The Ohio Supreme Court has ruled that apologies by physicians that include an admission of fault cannot be used against them in court, upholding a lower court decision that spared a doctor’s comments from being heard at trial.
In a Sept. 12 decision, state Supreme Court justices concluded that Ohio’s apology statute protects both expressions of regret for an unanticipated outcome and acknowledgments that the patient’s treatment fell below the standard of care. The decision resolves a split among Ohio appeals courts over whether expressions of fault are admissible.
The decision declaring Ohio’s apology statute “unambiguous” is an important and clarifying ruling for physicians and settles the differing opinions of some lower courts, said Reginald Fields, director of external and professional relations for the Ohio State Medical Association.
“We applaud the high court’s decision,” Mr. Fields said in an interview. “Even the two dissenting justices agreed that the apology law is clear; they just questioned whether it applied in this particular case. This ruling likely means pending legislation thought to be needed to clarify the law is now unnecessary. The OSMA will now focus on other aspects of tort reform, such as ‘loss of chance’ claims and further elimination of frivolous lawsuits.”
The Ohio Association for Justice, the state’s plaintiffs’ bar did not respond to a request for comment.
The case of Stewart v. Vivian resulted from a lawsuit filed by Dennis Stewart against Cincinnati psychiatrist Rodney Vivian, MD, after the death of Mr. Stewart’s wife by suicide. Michelle Stewart was admitted to the emergency department of Mt. Orab MediCenter in February 2010 after attempting suicide and was later transferred to the psychiatric unit at Mercy Hospital Clermont in Batavia, Ohio. After consulting with nurses, Dr. Vivian ordered that a staff member of the psychiatric unit visually observe Ms. Stewart every 15 minutes, according to court documents. The next evening, Mr. Stewart arrived at the psychiatric unit to visit his wife and found her unconscious as a result of hanging.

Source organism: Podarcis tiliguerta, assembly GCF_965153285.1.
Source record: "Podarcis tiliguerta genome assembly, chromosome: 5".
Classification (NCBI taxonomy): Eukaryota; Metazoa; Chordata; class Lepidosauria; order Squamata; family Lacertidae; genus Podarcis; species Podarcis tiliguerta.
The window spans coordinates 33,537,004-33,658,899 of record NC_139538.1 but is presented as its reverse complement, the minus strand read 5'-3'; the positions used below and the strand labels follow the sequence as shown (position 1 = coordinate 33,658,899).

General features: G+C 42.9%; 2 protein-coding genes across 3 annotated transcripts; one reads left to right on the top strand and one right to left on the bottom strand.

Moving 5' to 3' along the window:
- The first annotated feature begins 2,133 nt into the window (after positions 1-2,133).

Two days later, Dr. Vivian went to Ms. Stewart’s room in the intensive care unit to speak with family members. The content of the conversation between Dr. Vivian and family members is disputed. Family members allege that Dr. Vivian expressed that it was a “terrible situation” and that the patient had told Dr. Vivian that she “wanted to be dead” would “keep trying” to kill herself. Dr. Vivian testified that he told the family he was “sorry this has happened.” Ms. Stewart was later taken off life support and died.
In 2011, Mr. Stewart sued Dr. Vivian and Mercy Hospital Clermont for medical malpractice, loss of spousal consortium, and wrongful death. Dr. Vivian argued that his statements to family members in the ICU room were inadmissible under the state’s apology law because they were “intended to express commiseration, condolence, or sympathy.” Mr. Stewart countered that Dr. Vivian’s statements were admissible because they were not “pure expressions of apology, sympathy, commiseration, condolence, compassion, or a general sense of benevolence.” The trial court sided with Dr. Vivian and his statements were kept from trial testimony. The jury returned a verdict in favor of Dr. Vivian, concluding that he was not negligent in his assessment, care, or treatment.
The 12th District Court of Appeals ruled that Dr. Vivian’s statements were properly excluded, finding that the Ohio’s apology law is ambiguous because according to the term’s dictionary definition, “apology” may or may not include an admission of fault. But the decision conflicted with the case of Davis v. Wooster Orthopaedics & Sports Medicine, Inc . in which the Court of Appeals for the 9th District in Ohio determined Ohio’s apology statute protects from admission “pure expressions of apology, sympathy, commiseration, condolence, compassion, or a general sense of benevolence,” but not “admission of fault.”
Resolving the split, the Ohio Supreme Court concluded that the state law is unambiguous and that its legislative intent is to shield expressions of regret for unexpected outcomes that may include acknowledgments that the patient’s medical care fell below the standard of care.
Ohio Supreme Court Chief Justice Maureen O’Connor and Justice William M. O’Neill partially dissented. While they agreed with the majority’s holding regarding the intent of Ohio’s apology law, Justice O’Connor wrote that the Dr. Vivian’s statements fell outside the law’s protection.
“Dr. Vivian’s statements were not an apology nor did they express regret or a type of shared sadness associated with sympathy or commiseration,” she wrote in her dissent.
At least 36 states have apology laws that shield against certain statements, expressions, or other evidence related to disclosures being used against physicians in court.
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